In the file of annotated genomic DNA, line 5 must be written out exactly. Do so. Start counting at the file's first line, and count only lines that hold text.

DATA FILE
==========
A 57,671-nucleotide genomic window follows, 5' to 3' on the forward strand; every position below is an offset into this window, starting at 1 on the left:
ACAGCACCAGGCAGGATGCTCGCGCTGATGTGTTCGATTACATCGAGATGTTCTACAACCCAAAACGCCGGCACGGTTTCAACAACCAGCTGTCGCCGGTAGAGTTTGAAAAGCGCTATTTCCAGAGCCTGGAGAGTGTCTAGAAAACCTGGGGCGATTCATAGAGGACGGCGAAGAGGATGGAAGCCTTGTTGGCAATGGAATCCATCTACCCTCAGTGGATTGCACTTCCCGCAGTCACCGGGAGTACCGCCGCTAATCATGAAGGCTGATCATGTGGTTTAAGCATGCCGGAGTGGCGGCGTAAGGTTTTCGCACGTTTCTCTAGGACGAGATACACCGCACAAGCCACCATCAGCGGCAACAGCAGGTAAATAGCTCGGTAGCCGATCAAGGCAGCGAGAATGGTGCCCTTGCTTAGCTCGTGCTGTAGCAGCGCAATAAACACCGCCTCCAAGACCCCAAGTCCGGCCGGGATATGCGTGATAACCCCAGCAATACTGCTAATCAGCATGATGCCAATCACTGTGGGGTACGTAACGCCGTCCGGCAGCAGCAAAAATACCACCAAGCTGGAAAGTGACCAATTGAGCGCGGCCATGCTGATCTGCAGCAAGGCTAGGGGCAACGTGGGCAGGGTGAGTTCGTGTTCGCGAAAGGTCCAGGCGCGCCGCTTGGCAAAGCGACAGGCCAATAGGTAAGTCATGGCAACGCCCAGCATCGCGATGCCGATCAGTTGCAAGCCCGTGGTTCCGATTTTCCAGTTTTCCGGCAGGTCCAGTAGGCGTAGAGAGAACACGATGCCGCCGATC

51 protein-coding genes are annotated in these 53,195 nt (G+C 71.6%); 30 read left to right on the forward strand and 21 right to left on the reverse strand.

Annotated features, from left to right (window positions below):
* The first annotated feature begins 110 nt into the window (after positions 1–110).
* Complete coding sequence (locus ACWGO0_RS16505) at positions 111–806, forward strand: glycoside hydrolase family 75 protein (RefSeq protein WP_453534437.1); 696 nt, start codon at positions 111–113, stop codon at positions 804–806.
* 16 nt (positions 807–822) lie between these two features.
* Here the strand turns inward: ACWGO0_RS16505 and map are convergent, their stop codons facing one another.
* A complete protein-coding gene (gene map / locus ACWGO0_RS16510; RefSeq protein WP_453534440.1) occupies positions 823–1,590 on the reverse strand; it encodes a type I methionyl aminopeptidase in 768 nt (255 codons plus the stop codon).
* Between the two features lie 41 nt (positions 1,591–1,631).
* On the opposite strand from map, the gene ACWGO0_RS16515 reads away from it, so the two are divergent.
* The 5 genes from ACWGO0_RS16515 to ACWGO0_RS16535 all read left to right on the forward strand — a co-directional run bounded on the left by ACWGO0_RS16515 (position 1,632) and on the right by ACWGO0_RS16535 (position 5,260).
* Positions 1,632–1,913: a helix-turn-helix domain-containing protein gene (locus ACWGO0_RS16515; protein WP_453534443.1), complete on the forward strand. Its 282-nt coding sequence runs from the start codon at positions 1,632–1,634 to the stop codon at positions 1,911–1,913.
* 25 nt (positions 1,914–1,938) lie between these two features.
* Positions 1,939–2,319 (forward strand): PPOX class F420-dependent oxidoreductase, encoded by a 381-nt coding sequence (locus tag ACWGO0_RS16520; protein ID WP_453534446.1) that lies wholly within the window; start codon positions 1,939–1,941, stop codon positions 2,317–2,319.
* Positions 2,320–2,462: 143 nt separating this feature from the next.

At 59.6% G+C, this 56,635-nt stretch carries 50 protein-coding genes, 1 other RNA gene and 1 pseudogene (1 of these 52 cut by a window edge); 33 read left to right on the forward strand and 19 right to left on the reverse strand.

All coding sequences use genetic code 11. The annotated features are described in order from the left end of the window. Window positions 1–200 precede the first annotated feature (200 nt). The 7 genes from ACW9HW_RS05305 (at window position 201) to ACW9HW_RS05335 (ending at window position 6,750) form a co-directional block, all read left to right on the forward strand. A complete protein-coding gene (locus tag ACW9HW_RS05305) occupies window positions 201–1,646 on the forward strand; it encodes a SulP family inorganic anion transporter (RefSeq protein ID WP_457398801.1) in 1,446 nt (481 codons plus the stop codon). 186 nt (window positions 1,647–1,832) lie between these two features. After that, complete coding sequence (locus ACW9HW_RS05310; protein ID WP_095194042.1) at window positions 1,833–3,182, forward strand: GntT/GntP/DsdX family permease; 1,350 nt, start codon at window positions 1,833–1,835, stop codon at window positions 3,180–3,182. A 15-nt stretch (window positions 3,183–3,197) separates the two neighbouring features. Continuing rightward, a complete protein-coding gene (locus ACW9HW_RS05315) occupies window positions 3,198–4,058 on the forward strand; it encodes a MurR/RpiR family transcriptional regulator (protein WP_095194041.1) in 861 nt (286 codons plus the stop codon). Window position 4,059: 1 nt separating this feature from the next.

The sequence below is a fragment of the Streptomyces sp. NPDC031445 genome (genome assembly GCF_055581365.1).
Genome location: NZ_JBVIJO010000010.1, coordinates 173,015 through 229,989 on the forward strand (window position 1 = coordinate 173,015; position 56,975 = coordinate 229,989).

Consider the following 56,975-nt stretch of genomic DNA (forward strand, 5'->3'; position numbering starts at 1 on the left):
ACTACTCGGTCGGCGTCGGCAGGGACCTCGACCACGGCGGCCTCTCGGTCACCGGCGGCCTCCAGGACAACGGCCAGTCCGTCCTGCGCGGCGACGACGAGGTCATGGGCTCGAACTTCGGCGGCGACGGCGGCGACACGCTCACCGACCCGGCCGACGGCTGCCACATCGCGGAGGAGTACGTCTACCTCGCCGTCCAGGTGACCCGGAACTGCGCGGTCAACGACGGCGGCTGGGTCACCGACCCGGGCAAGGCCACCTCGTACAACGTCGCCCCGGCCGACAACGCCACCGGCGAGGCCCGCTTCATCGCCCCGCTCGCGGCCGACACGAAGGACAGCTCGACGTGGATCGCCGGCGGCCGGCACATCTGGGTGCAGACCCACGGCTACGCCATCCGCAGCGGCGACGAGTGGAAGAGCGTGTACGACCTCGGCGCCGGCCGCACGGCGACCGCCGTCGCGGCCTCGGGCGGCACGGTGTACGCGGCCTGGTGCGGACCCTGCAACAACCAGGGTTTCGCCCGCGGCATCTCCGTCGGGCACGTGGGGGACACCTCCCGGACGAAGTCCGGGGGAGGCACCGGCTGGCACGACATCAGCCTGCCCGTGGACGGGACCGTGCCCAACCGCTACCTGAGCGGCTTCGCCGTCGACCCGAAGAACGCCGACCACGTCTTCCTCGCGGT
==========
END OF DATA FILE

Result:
* The first annotated feature begins 110 nt into the window (after positions 1–110).